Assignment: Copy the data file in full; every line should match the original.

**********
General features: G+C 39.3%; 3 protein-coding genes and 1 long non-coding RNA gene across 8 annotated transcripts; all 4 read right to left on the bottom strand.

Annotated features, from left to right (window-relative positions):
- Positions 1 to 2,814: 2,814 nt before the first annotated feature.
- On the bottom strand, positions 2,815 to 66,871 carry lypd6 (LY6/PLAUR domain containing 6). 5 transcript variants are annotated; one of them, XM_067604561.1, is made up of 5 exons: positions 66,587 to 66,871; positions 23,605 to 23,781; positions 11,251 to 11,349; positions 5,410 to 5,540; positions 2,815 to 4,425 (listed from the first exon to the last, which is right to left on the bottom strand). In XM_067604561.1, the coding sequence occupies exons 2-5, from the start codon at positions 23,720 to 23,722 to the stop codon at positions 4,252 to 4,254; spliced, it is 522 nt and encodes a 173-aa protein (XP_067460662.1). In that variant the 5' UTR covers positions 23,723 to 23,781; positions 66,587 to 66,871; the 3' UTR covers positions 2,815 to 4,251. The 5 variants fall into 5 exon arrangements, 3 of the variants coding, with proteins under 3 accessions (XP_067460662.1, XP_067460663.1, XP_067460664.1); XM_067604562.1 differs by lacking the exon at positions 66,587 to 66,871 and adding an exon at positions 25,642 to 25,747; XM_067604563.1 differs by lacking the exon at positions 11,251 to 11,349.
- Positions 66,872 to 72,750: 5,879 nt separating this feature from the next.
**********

General features: G+C 39.3%; 3 protein-coding genes and 1 long non-coding RNA gene across 8 annotated transcripts; all 4 read right to left on the bottom strand.

Annotated features, from left to right (window-relative positions):
- Positions 1 to 2,814: 2,814 nt before the first annotated feature.
- On the bottom strand, positions 2,815 to 66,871 carry lypd6 (LY6/PLAUR domain containing 6). 5 transcript variants are annotated; one of them, XM_067604561.1, is made up of 5 exons: positions 66,587 to 66,871; positions 23,605 to 23,781; positions 11,251 to 11,349; positions 5,410 to 5,540; positions 2,815 to 4,425 (listed from the first exon to the last, which is right to left on the bottom strand). In XM_067604561.1, the coding sequence occupies exons 2-5, from the start codon at positions 23,720 to 23,722 to the stop codon at positions 4,252 to 4,254; spliced, it is 522 nt and encodes a 173-aa protein (XP_067460662.1). In that variant the 5' UTR covers positions 23,723 to 23,781; positions 66,587 to 66,871; the 3' UTR covers positions 2,815 to 4,251. The 5 variants fall into 5 exon arrangements, 3 of the variants coding, with proteins under 3 accessions (XP_067460662.1, XP_067460663.1, XP_067460664.1); XM_067604562.1 differs by lacking the exon at positions 66,587 to 66,871 and adding an exon at positions 25,642 to 25,747; XM_067604563.1 differs by lacking the exon at positions 11,251 to 11,349.
- Positions 66,872 to 72,750: 5,879 nt separating this feature from the next.